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The Road to a Mafia State


Anthony McIntyre • Parliamentary Brief, February 2005

It made the Great Train Robbery of 1963 pale into insignificance. It was as meticulously planned and as methodically executed as anything put together by Chopper Knight and his chainsaw gang of London armed robbers in the 1970s. The Brinks Matt gold bullion robbery of 1983 failed to register beside it in terms of political fallout. It came within weeks of Northern Ireland being, in the view of many media pundits and political actors, on the cusp of a solution to the seemingly interminable political conflict.

Now all bets are off, for the time being at any rate. What possessed those who transferred £26.5 million of the Northern Bank's funds to a dual account somewhere near Sevastopol Street - Sinn Fein's Belfast HQ - to engage in a little pre-Christmas currency manipulation?

Ultimately, the public can do little but speculate as to the reasons behind that. The only people who really know are those who carried it out. And they are not for parting with their secrets. The chief suspect is the Provisional IRA. Efforts by its leaders, who many people believe also run Sinn Fein, to dispute the public assertion of the North's chief constable that the IRA was responsible have been universally laughed at.

A senior Sinn Fein politician, who only a matter of weeks ago was being treated with the deferential respect reserved for men sombrely engaged in weighty matters of state, is now being openly ridiculed as Coco the Clown in a national newspaper. Lying rather than dying for Ireland is the new form of republican martyrdom in the era of the peace process.

Sinn Fein charges that Police Service of Northern Ireland Chief Constable Hugh Orde has not produced one iota of evidence to substantiate his claim against the party's militia. He certainly has not produced any courtroom standard evidence, otherwise people would now be facing charges. It is a bit much to expect that the cops are keeping their powder dry on this matter; it is more plausible to believe that what they possess at present is insufficient to haul suspects before the courts.

It is a damning indictment of Sinn Fein's track record in the truth stakes that its plausible contention that there is 'no evidence', has so far failed to produce from outside its own ranks many willing to swear the party is remotely worthy of belief. The totalitarian arrogance of party president Gerry Adams, in demanding that because the IRA has said it was not responsible this should be good enough for everyone, has been met with utter contempt.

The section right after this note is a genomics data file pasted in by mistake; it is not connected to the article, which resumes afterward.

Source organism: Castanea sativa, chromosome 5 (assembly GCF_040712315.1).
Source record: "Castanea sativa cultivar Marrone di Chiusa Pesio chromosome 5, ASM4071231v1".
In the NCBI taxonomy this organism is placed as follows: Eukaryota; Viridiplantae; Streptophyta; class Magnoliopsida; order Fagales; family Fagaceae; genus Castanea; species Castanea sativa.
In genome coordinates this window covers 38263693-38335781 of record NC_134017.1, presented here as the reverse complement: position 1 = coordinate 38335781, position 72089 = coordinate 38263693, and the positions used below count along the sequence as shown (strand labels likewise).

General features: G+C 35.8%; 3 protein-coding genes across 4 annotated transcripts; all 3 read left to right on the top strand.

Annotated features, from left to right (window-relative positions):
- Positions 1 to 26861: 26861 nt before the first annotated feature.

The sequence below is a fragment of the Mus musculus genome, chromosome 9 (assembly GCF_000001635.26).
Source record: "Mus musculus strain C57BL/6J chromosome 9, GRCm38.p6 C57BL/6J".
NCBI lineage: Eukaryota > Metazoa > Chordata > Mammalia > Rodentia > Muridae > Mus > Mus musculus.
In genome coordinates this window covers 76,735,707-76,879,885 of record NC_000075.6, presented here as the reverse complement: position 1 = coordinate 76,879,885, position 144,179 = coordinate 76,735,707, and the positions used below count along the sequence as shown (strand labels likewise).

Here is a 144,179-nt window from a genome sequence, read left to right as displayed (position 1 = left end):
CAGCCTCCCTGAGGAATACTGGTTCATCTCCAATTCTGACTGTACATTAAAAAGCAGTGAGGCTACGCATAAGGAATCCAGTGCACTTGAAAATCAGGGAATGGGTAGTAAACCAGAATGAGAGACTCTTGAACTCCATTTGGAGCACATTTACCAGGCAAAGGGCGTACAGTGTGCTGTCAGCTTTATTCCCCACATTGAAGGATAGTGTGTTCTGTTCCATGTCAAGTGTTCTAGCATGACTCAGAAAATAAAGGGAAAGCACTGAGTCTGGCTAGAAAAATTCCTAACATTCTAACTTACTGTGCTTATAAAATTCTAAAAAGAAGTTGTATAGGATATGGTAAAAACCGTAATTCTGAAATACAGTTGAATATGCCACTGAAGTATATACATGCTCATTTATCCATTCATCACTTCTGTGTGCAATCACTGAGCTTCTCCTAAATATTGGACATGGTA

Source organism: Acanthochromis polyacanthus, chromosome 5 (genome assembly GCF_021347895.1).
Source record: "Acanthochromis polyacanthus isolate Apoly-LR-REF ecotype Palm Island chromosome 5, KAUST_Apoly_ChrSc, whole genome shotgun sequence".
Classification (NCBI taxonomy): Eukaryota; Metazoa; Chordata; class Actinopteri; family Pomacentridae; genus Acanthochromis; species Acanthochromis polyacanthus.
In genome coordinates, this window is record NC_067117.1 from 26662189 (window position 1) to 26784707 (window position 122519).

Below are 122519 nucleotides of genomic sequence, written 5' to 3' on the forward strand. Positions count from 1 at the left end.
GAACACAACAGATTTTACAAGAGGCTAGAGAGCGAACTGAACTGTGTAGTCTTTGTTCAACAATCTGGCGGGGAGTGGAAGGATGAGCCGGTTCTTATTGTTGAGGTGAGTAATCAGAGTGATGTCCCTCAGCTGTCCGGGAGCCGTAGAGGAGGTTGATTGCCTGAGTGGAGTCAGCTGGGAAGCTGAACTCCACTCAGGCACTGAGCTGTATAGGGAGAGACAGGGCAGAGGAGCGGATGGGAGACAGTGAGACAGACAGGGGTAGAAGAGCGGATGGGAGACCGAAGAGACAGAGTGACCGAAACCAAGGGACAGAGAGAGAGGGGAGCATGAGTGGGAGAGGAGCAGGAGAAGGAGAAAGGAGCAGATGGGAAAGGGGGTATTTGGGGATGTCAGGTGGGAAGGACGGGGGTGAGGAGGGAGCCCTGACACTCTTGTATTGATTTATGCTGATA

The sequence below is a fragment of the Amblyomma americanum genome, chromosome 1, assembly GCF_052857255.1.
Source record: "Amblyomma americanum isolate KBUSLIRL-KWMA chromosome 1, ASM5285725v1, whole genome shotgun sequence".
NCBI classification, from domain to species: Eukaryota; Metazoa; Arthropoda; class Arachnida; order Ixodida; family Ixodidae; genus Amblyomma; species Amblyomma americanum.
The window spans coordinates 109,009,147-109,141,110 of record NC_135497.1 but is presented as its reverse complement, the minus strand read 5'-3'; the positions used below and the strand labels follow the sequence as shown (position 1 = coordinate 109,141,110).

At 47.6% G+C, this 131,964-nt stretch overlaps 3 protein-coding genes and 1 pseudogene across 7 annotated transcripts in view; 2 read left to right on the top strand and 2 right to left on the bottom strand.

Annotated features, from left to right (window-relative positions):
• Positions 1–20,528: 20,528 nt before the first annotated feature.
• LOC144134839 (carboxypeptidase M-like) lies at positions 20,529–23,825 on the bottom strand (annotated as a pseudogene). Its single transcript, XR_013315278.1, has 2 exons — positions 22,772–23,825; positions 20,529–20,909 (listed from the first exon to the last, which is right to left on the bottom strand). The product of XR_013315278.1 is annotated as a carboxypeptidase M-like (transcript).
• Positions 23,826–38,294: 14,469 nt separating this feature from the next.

Throughout the peace process a binding rule was that of creative ambiguity. There was an institutional acknowledgement that the IRA, although on ceasefire, would be permitted to engage in a little 'internal housekeeping'. The governments would look the other way when a mutilation was inflicted, a dissident republican murdered, kidnapped or disappeared. The unwritten agreement was explained to IRA members by their leaders. A policy of 'no claim no blame' would apply to all IRA operations; if arrested, the one thing volunteers must not do is admit that they were on 'IRA business'.

With 'plausible deniability' as cover, the IRA in recent years has taken to carrying out major robberies. Like its Direct Action Against Drugs killings of 1995 and 1996, it relied on the quiescence of government and a compliant media.

Last year, the International Monitoring Commission (IMC) pointed the finger at the organisation for a £1 million heist at the Makro store in Belfast. The robbers came, went and disappeared like thieves into the night. There were no arrests and the British government was not immediately snowed under with demands that it take punitive action against Sinn Fein. The authorities treated the event like foul wind, held their noses and went about their business. By the time the IMC reported, the stink had moved on.

Last February, when the chief constable accused the IRA of kidnapping a man his force rescued from a vehicle in Belfast city centre, Sinn Fein was fined by the IMC. Later in the year one of the party's election agents was arrested, after allegedly being electronically recorded making extortion demands of a businessman in the name of the Provisional IRA; Sinn Fein screamed it was a 'securocrat' plot to wreck the peace process. Things, nevertheless, always moved on.